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How a ‘hidden heritage’ is helping modern day families

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Two events coming to Brighton this month will showcase medical conditions that affect thousands of people and have been around for centuries, yet remain little known today.

The Spina Bifida and Hydrocephalus: Our Heritage exhibition will be on display at the Jury’s Inn Hotel, 101 Stroudley Rd, Brighton BN1 4DJ on Monday 20th March.

Organised by the charity Shine, with funding by the Heritage Lottery Fund, the free exhibition will be open to the public from 2.30-4.30pm and showcase the early history, developments in support and treatment, and changing attitudes towards these life-threatening conditions over the decades. The event will be opened at 2pm by local Shine member, Rev Nicholas Fincham, who has personal experience of hydrocephalus.

Thanks to medical advances, survival rates with spina bifida and hydrocephalus are increasing, with many people living well into their 50s and beyond. This is bringing new challenges with age and the Shine40Plus conference on Tuesday 20th March, attended by 70 delegates, many with personal experience, will explore ways to help – including coping with anxiety and depression, the benefits of exercise and nutrition, and tips for daily living.

Spina bifida arises when the spinal cord and surrounding bones do not close fully during a baby’s development in the womb. This can lead to paralysis and problems with continence, walking and coordination. Many babies born with spina bifida also develop hydrocephalus – a harmful build-up of fluid around the brain - which can seriously affect a child’s development and ability to cope with everyday life.

Thousands of families are affected by these disabilities - Shine has 11,500 members, including 340 in Sussex. Shine’s specialist team provide advice, information, training and support to help families cope with the challenges. Yet some people may have spina bifida and not know it - a rarer form (occulta) may not be detected until another problem arises in adulthood such as injury or back pain - while hydrocephalus can occur at any age, for example, following brain injury or illness.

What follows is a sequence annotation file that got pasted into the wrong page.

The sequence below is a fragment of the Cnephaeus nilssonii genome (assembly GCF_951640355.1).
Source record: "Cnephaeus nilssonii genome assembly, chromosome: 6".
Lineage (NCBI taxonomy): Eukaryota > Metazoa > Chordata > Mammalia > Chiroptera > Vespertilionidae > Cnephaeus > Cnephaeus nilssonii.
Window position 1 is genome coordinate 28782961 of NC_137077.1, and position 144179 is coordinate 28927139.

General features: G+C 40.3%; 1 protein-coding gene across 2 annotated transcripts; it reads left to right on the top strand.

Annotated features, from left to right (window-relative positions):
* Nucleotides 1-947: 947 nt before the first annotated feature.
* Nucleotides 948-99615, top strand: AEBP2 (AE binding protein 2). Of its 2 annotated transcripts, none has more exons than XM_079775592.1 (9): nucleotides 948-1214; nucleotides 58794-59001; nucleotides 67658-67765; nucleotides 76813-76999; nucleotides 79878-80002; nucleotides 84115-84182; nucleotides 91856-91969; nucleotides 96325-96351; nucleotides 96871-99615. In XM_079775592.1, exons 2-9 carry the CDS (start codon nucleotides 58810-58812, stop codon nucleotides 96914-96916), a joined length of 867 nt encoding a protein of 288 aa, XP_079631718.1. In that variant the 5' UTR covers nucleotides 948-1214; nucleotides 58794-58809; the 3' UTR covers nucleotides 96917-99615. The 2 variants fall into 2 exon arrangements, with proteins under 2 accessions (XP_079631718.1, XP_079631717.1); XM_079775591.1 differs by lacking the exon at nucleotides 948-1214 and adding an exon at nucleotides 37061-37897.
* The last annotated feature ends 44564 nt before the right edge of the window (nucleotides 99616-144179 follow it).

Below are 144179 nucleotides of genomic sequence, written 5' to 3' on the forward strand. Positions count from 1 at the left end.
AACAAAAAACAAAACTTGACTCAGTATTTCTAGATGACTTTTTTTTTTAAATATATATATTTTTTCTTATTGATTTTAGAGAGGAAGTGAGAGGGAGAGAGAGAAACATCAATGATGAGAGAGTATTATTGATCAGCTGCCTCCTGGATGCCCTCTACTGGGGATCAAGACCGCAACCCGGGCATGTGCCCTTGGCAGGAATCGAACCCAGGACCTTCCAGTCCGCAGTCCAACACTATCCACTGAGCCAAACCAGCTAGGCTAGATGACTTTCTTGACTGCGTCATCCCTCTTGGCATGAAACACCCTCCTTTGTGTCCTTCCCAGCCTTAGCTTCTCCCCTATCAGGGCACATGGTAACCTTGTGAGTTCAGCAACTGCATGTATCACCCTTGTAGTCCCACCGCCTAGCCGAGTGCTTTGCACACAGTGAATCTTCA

The Heritage event will also highlight the vital role of folic acid, shown to reduce the risk of developing neural tube defects when taken at least three months prior to and post conception, a message the charity are urging the public and the government to act upon. 

Mandatory fortification of products such as bread and flour has been shown to reduce the risk of NTDs in more than 70 countries worldwide, but despite repeated calls from charities and disability groups, the government in England has refused to take action. Lord Rooker’s private members’ bill, calling for fortification, will again debate the issue on 24th March.

The Shine40Plus Conference has been very kindly sponsored by Bullens, Coloplast UK, MacGregor Healthcare and Possability People.

During the conference, Dr Trudi Edginton, Clinical Psychologist and Senior Lecturer Neuroscience, University of Westminster, will present on aiding memory and planning, while Professor Tom Solomon, Head of the Institute of Infection and Global Health, University of Liverpool, will lead a session about Roald Dahl’s fascination with and contribution to medical world, based on his new book: Roald Dahl’s Marvellous Medicine. Dahl developed a shunt valve – on display as part of Heritage – used to treat thousands of children with hydrocephalus.  He and Tom became firm friends when Tom treated Roald towards the end of his life.

Heritage, enabled by a £60,000 grant from the Heritage Lottery Fund, will be travelling the country and from Brighton will move on to Nottingham Medical School. Contact or T: 01733 421356 to book the exhibition.

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